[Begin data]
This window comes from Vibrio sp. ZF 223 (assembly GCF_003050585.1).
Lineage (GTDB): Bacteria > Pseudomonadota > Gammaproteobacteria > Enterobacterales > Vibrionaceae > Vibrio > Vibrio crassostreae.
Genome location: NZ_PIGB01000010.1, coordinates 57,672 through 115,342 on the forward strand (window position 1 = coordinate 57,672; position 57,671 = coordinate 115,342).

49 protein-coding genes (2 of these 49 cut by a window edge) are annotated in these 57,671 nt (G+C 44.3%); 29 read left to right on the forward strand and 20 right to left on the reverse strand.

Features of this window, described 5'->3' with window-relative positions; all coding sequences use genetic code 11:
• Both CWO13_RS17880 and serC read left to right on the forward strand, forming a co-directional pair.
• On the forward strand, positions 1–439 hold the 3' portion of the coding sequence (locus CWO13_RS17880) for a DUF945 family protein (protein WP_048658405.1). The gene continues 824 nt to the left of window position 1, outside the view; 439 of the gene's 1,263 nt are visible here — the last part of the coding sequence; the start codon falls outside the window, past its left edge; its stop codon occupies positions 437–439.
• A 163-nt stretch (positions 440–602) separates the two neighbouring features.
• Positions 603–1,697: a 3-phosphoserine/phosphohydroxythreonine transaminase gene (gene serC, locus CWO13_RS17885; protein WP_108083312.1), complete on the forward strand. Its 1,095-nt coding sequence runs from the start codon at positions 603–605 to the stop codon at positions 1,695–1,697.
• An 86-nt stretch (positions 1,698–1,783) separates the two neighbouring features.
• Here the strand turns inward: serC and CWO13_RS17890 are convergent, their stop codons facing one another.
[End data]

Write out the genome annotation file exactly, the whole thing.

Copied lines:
This window comes from Vibrio sp. ZF 223 (assembly GCF_003050585.1).
Lineage (GTDB): Bacteria > Pseudomonadota > Gammaproteobacteria > Enterobacterales > Vibrionaceae > Vibrio > Vibrio crassostreae.
Genome location: NZ_PIGB01000010.1, coordinates 57,672 through 115,342 on the forward strand (window position 1 = coordinate 57,672; position 57,671 = coordinate 115,342).

49 protein-coding genes (2 of these 49 cut by a window edge) are annotated in these 57,671 nt (G+C 44.3%); 29 read left to right on the forward strand and 20 right to left on the reverse strand.

Features of this window, described 5'->3' with window-relative positions; all coding sequences use genetic code 11:
• Both CWO13_RS17880 and serC read left to right on the forward strand, forming a co-directional pair.
• On the forward strand, positions 1–439 hold the 3' portion of the coding sequence (locus CWO13_RS17880) for a DUF945 family protein (protein WP_048658405.1). The gene continues 824 nt to the left of window position 1, outside the view; 439 of the gene's 1,263 nt are visible here — the last part of the coding sequence; the start codon falls outside the window, past its left edge; its stop codon occupies positions 437–439.
• A 163-nt stretch (positions 440–602) separates the two neighbouring features.
• Positions 603–1,697: a 3-phosphoserine/phosphohydroxythreonine transaminase gene (gene serC, locus CWO13_RS17885; protein WP_108083312.1), complete on the forward strand. Its 1,095-nt coding sequence runs from the start codon at positions 603–605 to the stop codon at positions 1,695–1,697.
• An 86-nt stretch (positions 1,698–1,783) separates the two neighbouring features.
• Here the strand turns inward: serC and CWO13_RS17890 are convergent, their stop codons facing one another.